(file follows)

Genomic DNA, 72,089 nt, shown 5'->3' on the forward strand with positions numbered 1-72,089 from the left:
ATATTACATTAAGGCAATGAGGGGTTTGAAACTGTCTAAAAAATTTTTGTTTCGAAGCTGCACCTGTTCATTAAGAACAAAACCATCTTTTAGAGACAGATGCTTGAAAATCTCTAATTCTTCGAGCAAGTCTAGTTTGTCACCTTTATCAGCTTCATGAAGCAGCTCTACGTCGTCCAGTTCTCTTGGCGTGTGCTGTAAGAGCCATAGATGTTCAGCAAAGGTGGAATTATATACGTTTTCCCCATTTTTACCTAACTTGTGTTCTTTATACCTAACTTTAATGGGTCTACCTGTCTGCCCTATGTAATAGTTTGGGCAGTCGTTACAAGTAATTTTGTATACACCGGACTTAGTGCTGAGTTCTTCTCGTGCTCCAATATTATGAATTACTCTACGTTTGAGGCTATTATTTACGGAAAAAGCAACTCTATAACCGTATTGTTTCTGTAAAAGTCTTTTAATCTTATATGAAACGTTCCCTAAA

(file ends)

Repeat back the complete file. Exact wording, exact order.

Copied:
Genomic DNA, 72,089 nt, shown 5'->3' on the forward strand with positions numbered 1-72,089 from the left:
ATATTACATTAAGGCAATGAGGGGTTTGAAACTGTCTAAAAAATTTTTGTTTCGAAGCTGCACCTGTTCATTAAGAACAAAACCATCTTTTAGAGACAGATGCTTGAAAATCTCTAATTCTTCGAGCAAGTCTAGTTTGTCACCTTTATCAGCTTCATGAAGCAGCTCTACGTCGTCCAGTTCTCTTGGCGTGTGCTGTAAGAGCCATAGATGTTCAGCAAAGGTGGAATTATATACGTTTTCCCCATTTTTACCTAACTTGTGTTCTTTATACCTAACTTTAATGGGTCTACCTGTCTGCCCTATGTAATAGTTTGGGCAGTCGTTACAAGTAATTTTGTATACACCGGACTTAGTGCTGAGTTCTTCTCGTGCTCCAATATTATGAATTACTCTACGTTTGAGGCTATTATTTACGGAAAAAGCAACTCTATAACCGTATTGTTTCTGTAAAAGTCTTTTAATCTTATATGAAACGTTCCCTAAA